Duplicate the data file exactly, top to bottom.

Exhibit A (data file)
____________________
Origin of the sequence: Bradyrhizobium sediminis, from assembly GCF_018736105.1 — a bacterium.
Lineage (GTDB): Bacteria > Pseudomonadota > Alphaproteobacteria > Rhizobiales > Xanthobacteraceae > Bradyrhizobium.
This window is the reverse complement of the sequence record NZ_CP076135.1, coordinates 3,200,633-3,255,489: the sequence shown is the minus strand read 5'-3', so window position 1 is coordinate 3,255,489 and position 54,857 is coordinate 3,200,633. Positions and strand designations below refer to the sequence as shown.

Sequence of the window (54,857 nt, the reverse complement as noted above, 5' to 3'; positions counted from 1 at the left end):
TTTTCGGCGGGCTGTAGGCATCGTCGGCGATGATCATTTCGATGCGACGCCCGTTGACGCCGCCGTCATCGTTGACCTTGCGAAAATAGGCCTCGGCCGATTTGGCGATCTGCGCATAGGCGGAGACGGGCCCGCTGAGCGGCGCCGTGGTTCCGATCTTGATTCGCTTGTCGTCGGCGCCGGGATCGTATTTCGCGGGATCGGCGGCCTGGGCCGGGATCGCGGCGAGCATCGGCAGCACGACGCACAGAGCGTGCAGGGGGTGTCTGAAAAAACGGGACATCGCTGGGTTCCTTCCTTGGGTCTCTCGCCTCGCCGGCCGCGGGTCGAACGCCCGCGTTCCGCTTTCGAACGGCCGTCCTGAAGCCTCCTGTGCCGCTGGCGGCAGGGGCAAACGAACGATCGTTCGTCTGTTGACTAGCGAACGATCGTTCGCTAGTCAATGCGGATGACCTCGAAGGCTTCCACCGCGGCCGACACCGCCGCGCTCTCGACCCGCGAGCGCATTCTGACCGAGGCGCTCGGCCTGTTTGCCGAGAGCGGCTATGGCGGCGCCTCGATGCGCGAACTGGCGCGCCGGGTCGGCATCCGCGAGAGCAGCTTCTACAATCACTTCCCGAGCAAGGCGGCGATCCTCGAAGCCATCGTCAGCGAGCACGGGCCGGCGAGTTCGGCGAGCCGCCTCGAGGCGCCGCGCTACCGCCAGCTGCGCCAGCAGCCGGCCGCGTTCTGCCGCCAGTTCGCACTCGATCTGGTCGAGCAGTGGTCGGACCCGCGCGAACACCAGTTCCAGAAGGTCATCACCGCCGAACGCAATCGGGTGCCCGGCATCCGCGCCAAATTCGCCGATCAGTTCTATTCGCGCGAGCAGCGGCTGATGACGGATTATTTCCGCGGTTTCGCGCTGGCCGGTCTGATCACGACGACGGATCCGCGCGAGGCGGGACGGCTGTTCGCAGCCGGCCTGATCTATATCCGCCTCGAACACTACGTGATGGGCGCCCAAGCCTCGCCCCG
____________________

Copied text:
Origin of the sequence: Bradyrhizobium sediminis, from assembly GCF_018736105.1 — a bacterium.
Lineage (GTDB): Bacteria > Pseudomonadota > Alphaproteobacteria > Rhizobiales > Xanthobacteraceae > Bradyrhizobium.
This window is the reverse complement of the sequence record NZ_CP076135.1, coordinates 3,200,633-3,255,489: the sequence shown is the minus strand read 5'-3', so window position 1 is coordinate 3,255,489 and position 54,857 is coordinate 3,200,633. Positions and strand designations below refer to the sequence as shown.

Sequence of the window (54,857 nt, the reverse complement as noted above, 5' to 3'; positions counted from 1 at the left end):
TTTTCGGCGGGCTGTAGGCATCGTCGGCGATGATCATTTCGATGCGACGCCCGTTGACGCCGCCGTCATCGTTGACCTTGCGAAAATAGGCCTCGGCCGATTTGGCGATCTGCGCATAGGCGGAGACGGGCCCGCTGAGCGGCGCCGTGGTTCCGATCTTGATTCGCTTGTCGTCGGCGCCGGGATCGTATTTCGCGGGATCGGCGGCCTGGGCCGGGATCGCGGCGAGCATCGGCAGCACGACGCACAGAGCGTGCAGGGGGTGTCTGAAAAAACGGGACATCGCTGGGTTCCTTCCTTGGGTCTCTCGCCTCGCCGGCCGCGGGTCGAACGCCCGCGTTCCGCTTTCGAACGGCCGTCCTGAAGCCTCCTGTGCCGCTGGCGGCAGGGGCAAACGAACGATCGTTCGTCTGTTGACTAGCGAACGATCGTTCGCTAGTCAATGCGGATGACCTCGAAGGCTTCCACCGCGGCCGACACCGCCGCGCTCTCGACCCGCGAGCGCATTCTGACCGAGGCGCTCGGCCTGTTTGCCGAGAGCGGCTATGGCGGCGCCTCGATGCGCGAACTGGCGCGCCGGGTCGGCATCCGCGAGAGCAGCTTCTACAATCACTTCCCGAGCAAGGCGGCGATCCTCGAAGCCATCGTCAGCGAGCACGGGCCGGCGAGTTCGGCGAGCCGCCTCGAGGCGCCGCGCTACCGCCAGCTGCGCCAGCAGCCGGCCGCGTTCTGCCGCCAGTTCGCACTCGATCTGGTCGAGCAGTGGTCGGACCCGCGCGAACACCAGTTCCAGAAGGTCATCACCGCCGAACGCAATCGGGTGCCCGGCATCCGCGCCAAATTCGCCGATCAGTTCTATTCGCGCGAGCAGCGGCTGATGACGGATTATTTCCGCGGTTTCGCGCTGGCCGGTCTGATCACGACGACGGATCCGCGCGAGGCGGGACGGCTGTTCGCAGCCGGCCTGATCTATATCCGCCTCGAACACTACGTGATGGGCGCCCAAGCCTCGCCCCG